Notes to Optimality-Theoretic and Game-Theoretic Approaches to Implicature

1. This assumption is controversial. Those who don’t accept this assumption should think of other examples where the semantic meanings of the alternative expressions form a linear chain with respect to inference. The scale \(\langle \text{and, or} \rangle\) would do equally well, just as \(\langle \text{all, most, some} \rangle\), if the quantifiers ‘all’ and ‘most’ give rise to an existential presupposition.

2. The choice of alternative expressions is crucial for any analysis of Quantity implicatures. Gazdar (1979), among others, assumes that alternatives are conventionally associated with certain lexical items. It seems more natural, however, to assume that this choice depends (also) on the question being asked, and/or what is relevant in the conversation (see, for instance, van Rooij, 2004).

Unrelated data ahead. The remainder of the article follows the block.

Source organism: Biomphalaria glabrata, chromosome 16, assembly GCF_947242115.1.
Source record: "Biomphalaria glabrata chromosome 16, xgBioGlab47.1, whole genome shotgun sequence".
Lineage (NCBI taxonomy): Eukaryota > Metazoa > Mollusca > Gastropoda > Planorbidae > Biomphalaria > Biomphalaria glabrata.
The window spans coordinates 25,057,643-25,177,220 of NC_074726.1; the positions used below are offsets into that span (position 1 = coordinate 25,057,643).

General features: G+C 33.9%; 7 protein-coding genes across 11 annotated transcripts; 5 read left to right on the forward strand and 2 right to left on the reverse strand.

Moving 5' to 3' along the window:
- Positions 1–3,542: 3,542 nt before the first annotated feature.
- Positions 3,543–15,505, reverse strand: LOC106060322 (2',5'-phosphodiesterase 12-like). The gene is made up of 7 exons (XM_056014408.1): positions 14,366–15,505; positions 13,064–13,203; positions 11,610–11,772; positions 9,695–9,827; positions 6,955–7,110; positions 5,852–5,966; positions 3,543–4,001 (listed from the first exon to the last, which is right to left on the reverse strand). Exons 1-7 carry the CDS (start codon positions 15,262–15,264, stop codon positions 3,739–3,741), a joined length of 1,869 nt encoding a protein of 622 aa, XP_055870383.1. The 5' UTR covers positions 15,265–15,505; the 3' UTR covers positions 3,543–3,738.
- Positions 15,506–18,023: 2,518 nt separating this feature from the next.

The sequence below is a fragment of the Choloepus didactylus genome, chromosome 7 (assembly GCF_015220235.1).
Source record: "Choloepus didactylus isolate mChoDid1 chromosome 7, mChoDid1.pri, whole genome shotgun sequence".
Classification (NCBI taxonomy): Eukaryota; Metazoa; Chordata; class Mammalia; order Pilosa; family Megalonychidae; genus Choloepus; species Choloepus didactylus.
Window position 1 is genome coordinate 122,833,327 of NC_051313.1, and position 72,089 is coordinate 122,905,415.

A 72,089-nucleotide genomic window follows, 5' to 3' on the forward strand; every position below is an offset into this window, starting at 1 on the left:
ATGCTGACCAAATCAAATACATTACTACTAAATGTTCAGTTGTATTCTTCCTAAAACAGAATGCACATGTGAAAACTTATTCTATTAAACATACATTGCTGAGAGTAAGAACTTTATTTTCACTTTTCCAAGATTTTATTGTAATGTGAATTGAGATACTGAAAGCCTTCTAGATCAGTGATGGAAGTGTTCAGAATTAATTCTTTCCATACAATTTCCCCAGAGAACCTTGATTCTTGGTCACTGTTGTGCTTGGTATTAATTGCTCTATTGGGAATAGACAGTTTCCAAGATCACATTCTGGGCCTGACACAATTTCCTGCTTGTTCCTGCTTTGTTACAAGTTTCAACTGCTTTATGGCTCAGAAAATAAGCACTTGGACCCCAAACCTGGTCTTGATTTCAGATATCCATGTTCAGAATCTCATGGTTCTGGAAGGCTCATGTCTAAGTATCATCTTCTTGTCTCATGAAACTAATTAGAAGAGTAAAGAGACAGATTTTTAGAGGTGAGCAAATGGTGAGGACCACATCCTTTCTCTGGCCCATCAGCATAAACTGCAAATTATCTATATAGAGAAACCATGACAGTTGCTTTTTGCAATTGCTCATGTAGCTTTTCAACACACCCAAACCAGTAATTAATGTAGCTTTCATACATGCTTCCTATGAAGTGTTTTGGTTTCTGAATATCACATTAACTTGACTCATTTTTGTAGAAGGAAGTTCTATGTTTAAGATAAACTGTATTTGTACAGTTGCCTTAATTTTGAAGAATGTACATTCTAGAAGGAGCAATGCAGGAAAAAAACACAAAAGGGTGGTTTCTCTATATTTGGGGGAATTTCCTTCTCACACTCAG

3. This definition is less general than Blutner’s actual definition, but comes down to the same for the example at hand.

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Michael Franke <>

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